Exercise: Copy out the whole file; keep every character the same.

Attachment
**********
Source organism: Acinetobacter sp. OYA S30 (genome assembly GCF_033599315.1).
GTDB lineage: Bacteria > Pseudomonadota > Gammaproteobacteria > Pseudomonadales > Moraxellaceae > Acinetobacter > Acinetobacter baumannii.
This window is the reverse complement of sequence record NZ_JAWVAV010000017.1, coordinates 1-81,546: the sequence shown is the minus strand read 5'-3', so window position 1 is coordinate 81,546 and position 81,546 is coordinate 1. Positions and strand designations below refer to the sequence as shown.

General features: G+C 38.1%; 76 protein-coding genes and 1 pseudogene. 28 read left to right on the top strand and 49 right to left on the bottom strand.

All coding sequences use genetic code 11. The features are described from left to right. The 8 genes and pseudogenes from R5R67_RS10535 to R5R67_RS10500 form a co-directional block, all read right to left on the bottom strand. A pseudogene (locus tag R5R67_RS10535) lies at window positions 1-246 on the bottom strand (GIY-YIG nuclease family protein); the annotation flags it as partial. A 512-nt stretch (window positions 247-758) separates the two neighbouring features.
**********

Source organism: Acinetobacter sp. OYA S30 (genome assembly GCF_033599315.1).
GTDB lineage: Bacteria > Pseudomonadota > Gammaproteobacteria > Pseudomonadales > Moraxellaceae > Acinetobacter > Acinetobacter baumannii.
This window is the reverse complement of sequence record NZ_JAWVAV010000017.1, coordinates 1-81,546: the sequence shown is the minus strand read 5'-3', so window position 1 is coordinate 81,546 and position 81,546 is coordinate 1. Positions and strand designations below refer to the sequence as shown.

General features: G+C 38.1%; 76 protein-coding genes and 1 pseudogene. 28 read left to right on the top strand and 49 right to left on the bottom strand.

All coding sequences use genetic code 11. The features are described from left to right. The 8 genes and pseudogenes from R5R67_RS10535 to R5R67_RS10500 form a co-directional block, all read right to left on the bottom strand. A pseudogene (locus tag R5R67_RS10535) lies at window positions 1-246 on the bottom strand (GIY-YIG nuclease family protein); the annotation flags it as partial. A 512-nt stretch (window positions 247-758) separates the two neighbouring features.